The front and rear faces of the block 61 between the vertical members 61a and 61b are recessed, as shown at 61f, so that the middle part of the block is thinner than the vertical members 61a and 61b. This configuration makes the recessed parts of the block more highly stressed in response to a given load, and hence the strain gage elements 76, 77, 78 and 79 are more sensitive.
This figure illustrates a further modified form of load cell block, generally indicated at 81. The block is provided with four holes 81a, 81b, 81c and 81d. The holes 81a and 81c are connected by a slot 82. The holes 81b and 81d are connected by a slot 83. The holes 81 and the slots 82 and 83 divide the block into two vertical members and three horizontal members, as in the case of the other species. The holes 81c and 81d have considerably larger vertical dimensions than the holes 81a and 81b, so that a narrow neck section 84 between the holes 81c and 81d is substantially narrower than the neck section 85 between the holes 81a and 81b. Strain gage elements 86 and 87 are placed only on the narrow neck section 84 which is more highly strained than the thicker neck section 85 and hence more sensitive. This arrangement of the wide and narrow neck sections makes the cell block as a whole stiffer (because of the wider neck section 85) without loss of sensitivity (because the strain gage elements are placed on the narrow neck section 84).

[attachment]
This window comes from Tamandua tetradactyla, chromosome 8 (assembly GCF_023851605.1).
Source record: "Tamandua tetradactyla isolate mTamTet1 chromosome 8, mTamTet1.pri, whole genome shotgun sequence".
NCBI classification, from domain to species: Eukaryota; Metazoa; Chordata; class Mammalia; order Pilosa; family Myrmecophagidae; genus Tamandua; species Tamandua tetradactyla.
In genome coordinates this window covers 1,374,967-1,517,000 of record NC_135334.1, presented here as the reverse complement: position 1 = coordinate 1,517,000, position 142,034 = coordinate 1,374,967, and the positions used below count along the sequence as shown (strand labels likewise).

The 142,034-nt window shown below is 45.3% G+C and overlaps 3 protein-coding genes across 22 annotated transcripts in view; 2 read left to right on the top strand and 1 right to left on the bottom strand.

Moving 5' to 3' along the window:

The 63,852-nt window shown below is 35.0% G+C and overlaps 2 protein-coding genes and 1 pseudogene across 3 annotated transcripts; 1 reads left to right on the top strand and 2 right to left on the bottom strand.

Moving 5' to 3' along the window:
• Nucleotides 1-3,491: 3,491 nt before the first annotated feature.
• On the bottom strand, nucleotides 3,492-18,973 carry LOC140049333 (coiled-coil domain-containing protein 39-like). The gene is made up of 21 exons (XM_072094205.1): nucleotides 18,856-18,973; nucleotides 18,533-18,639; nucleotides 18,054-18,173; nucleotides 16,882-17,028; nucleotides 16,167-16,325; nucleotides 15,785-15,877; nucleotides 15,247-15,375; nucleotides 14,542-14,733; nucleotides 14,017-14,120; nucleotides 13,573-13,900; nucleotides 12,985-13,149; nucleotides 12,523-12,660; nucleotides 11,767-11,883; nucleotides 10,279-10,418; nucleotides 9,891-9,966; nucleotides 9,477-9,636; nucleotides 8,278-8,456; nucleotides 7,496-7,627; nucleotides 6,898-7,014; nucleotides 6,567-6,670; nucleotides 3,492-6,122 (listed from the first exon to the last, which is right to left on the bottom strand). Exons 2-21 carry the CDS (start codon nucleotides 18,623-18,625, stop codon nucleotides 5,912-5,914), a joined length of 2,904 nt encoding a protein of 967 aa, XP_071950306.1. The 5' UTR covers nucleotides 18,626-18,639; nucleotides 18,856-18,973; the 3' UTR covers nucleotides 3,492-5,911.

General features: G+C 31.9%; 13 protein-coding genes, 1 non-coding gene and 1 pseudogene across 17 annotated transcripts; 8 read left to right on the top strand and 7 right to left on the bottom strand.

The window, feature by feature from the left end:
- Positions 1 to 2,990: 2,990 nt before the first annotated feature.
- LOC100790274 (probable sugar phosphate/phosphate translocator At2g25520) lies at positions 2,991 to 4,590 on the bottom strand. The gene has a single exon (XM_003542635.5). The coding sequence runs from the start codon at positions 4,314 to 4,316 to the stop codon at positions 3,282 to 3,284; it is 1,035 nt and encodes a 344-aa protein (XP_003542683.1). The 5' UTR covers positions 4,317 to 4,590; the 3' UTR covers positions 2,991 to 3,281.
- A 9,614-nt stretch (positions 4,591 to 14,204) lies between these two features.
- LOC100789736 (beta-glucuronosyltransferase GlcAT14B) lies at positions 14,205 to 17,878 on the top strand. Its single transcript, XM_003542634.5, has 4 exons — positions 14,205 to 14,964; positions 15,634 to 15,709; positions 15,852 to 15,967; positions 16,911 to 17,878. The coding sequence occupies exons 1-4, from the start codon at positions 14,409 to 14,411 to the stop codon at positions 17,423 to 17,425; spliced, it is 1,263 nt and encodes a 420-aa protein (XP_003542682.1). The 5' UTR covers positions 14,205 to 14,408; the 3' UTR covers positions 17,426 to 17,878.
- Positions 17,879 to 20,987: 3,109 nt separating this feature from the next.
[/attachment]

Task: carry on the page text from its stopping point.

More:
The other parts of the structure of the load cell block 81 correspond to those of the block 4, and need not be further described. Note that the left-hand pair of inner holes is cut through by a vertical slot branching from the upper horizontal slot in FIGS. 1-7 and 12, and by a vertical slot branching from the lower horizontal slot in FIGS. 8 and 9. On the other hand, the right-hand pair of inner holes is cut through by a vertical slot branching from the lower horizontal slot in FIGS. 1-7 and 12 and by a vertical slot branching from the upper horizontal slot in FIGS. 8 and 9. In the structures shown in FIGS. 1-7 and 12, the central flexure 8 or 88 is stressed in tension by a load on the platform 1, while in the structures shown in FIGS. 8 and 9, the central flexures 58 and 70 are strained in compression. For use in a weighing scale, the modifications where the central flexure is strained in tension are preferred. However, all the load cells shown are universal in the sense that they will accept and measure either compression loads or tension loads.